Recently, singer Sia’s music video for her song ‘Elastic Heart’, which features Shia LaBeouf and young Dance Moms’ star Maddie Ziegler, in flesh-coloured, dirt-stained outfits dancing artistically in a cage, has come under criticism for having paedophilic connotations. If you’ve not watched the video, I suggest you do before you read any further. The video is intended to represent Sia fighting with versions of herself, and I personally loved it. I think it is a great artistic representation of emotion, but it’s this quick labelling of the work as paedophilic content that bothers me. Before I go any further, in no way do I want to downplay the importance of indentifying material that is inappropriate or harmful, but I do fear our quick labelling of the ‘P-word’ is, itself, not only confusing but potentially harmful to our future analyses of sexual and non-sexual content. How can we understand what is inappropriate and appropriate sexual content in such a sexually confused society? A society where naked photos of children are pulled from Facebook but Miley Cyrus runs free? It seems this idea of political correctness has taken over, but who gets to decide what is actually politically correct and, for these matters surrounding human sexuality, is there ever a way to decipher what is right and what is wrong?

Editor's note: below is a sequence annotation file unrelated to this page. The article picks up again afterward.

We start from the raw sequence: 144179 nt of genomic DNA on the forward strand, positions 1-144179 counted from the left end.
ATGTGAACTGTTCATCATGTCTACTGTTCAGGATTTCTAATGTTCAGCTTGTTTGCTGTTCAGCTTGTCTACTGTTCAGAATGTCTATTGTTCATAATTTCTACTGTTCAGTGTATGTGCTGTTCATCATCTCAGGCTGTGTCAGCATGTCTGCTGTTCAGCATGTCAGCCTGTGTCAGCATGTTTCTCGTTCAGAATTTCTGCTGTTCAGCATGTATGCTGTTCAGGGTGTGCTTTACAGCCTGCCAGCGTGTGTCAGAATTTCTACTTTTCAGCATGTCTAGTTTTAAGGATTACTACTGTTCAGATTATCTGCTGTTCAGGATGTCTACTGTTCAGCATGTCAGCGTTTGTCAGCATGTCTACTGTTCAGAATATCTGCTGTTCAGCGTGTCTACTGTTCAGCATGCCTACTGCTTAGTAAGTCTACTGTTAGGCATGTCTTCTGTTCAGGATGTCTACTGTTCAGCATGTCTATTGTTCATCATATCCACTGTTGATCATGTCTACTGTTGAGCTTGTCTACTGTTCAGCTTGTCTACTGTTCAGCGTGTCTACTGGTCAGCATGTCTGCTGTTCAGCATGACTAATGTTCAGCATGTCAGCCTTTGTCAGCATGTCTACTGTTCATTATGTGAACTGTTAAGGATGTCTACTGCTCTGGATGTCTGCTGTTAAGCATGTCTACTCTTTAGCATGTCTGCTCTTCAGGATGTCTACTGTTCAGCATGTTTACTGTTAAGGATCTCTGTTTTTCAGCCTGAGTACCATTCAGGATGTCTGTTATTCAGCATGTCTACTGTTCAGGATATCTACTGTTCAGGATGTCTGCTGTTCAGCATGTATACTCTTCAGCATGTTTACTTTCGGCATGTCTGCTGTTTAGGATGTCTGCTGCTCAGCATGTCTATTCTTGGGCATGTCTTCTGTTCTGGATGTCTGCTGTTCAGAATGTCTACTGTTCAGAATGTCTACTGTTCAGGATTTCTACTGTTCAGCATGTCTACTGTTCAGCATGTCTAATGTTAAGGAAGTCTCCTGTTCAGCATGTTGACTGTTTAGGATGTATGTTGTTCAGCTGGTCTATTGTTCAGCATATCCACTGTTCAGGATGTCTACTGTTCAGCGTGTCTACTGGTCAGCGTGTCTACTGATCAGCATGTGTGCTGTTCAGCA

I was taught how to analyse sexual content because I studied it on a professional level in my quest to become a sexologist, and I only wish that even part of what I learnt was made more accessible to everyone (especially those who wish to have an opinion on social media). When it comes to situations like this, education really is the key. From my education, I struggle to see how photos of nude children are taken down from Facebook as a violation, but violence remains very much present. Are photos of nude children worse than photos of a beheading? And what does that teach us about nudity? Is it wrong to be nude, something that is very natural? Is the image of a woman and child being murdered less offensive than that of a child running free and naked in their backyard (I personally witnessed such an image on Facebook, of a woman and child being beheaded, and when I reported it to Facebook, I was told it DID NOT violate community standards).